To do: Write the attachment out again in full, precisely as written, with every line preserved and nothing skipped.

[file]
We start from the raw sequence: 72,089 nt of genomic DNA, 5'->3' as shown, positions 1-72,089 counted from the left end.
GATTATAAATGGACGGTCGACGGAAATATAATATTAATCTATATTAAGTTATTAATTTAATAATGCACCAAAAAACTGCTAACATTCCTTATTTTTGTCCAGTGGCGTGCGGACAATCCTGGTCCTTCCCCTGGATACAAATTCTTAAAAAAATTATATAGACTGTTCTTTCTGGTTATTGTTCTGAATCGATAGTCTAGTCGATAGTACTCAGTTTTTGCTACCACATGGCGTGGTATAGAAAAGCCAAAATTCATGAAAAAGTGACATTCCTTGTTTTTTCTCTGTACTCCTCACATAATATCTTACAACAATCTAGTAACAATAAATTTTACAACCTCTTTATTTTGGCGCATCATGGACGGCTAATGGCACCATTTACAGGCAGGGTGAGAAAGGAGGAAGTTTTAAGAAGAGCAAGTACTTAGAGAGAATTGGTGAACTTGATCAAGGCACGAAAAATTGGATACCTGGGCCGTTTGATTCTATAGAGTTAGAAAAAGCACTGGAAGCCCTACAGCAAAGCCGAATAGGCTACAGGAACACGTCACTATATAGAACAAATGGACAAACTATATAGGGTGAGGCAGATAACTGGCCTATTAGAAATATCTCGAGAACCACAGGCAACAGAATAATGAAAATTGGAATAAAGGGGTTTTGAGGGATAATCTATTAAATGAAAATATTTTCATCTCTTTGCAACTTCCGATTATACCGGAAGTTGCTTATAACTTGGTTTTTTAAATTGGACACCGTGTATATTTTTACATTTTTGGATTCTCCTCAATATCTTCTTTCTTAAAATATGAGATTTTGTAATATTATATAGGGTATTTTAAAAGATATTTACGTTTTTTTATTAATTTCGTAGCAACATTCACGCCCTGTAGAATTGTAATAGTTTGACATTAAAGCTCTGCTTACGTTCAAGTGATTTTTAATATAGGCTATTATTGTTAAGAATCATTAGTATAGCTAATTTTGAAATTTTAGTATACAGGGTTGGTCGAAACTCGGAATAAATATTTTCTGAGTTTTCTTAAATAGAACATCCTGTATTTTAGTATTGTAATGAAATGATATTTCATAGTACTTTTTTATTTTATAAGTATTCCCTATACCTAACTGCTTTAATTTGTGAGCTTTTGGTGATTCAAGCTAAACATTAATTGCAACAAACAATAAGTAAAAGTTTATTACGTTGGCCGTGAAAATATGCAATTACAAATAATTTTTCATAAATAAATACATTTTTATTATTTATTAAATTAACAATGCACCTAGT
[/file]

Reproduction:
We start from the raw sequence: 72,089 nt of genomic DNA, 5'->3' as shown, positions 1-72,089 counted from the left end.
GATTATAAATGGACGGTCGACGGAAATATAATATTAATCTATATTAAGTTATTAATTTAATAATGCACCAAAAAACTGCTAACATTCCTTATTTTTGTCCAGTGGCGTGCGGACAATCCTGGTCCTTCCCCTGGATACAAATTCTTAAAAAAATTATATAGACTGTTCTTTCTGGTTATTGTTCTGAATCGATAGTCTAGTCGATAGTACTCAGTTTTTGCTACCACATGGCGTGGTATAGAAAAGCCAAAATTCATGAAAAAGTGACATTCCTTGTTTTTTCTCTGTACTCCTCACATAATATCTTACAACAATCTAGTAACAATAAATTTTACAACCTCTTTATTTTGGCGCATCATGGACGGCTAATGGCACCATTTACAGGCAGGGTGAGAAAGGAGGAAGTTTTAAGAAGAGCAAGTACTTAGAGAGAATTGGTGAACTTGATCAAGGCACGAAAAATTGGATACCTGGGCCGTTTGATTCTATAGAGTTAGAAAAAGCACTGGAAGCCCTACAGCAAAGCCGAATAGGCTACAGGAACACGTCACTATATAGAACAAATGGACAAACTATATAGGGTGAGGCAGATAACTGGCCTATTAGAAATATCTCGAGAACCACAGGCAACAGAATAATGAAAATTGGAATAAAGGGGTTTTGAGGGATAATCTATTAAATGAAAATATTTTCATCTCTTTGCAACTTCCGATTATACCGGAAGTTGCTTATAACTTGGTTTTTTAAATTGGACACCGTGTATATTTTTACATTTTTGGATTCTCCTCAATATCTTCTTTCTTAAAATATGAGATTTTGTAATATTATATAGGGTATTTTAAAAGATATTTACGTTTTTTTATTAATTTCGTAGCAACATTCACGCCCTGTAGAATTGTAATAGTTTGACATTAAAGCTCTGCTTACGTTCAAGTGATTTTTAATATAGGCTATTATTGTTAAGAATCATTAGTATAGCTAATTTTGAAATTTTAGTATACAGGGTTGGTCGAAACTCGGAATAAATATTTTCTGAGTTTTCTTAAATAGAACATCCTGTATTTTAGTATTGTAATGAAATGATATTTCATAGTACTTTTTTATTTTATAAGTATTCCCTATACCTAACTGCTTTAATTTGTGAGCTTTTGGTGATTCAAGCTAAACATTAATTGCAACAAACAATAAGTAAAAGTTTATTACGTTGGCCGTGAAAATATGCAATTACAAATAATTTTTCATAAATAAATACATTTTTATTATTTATTAAATTAACAATGCACCTAGT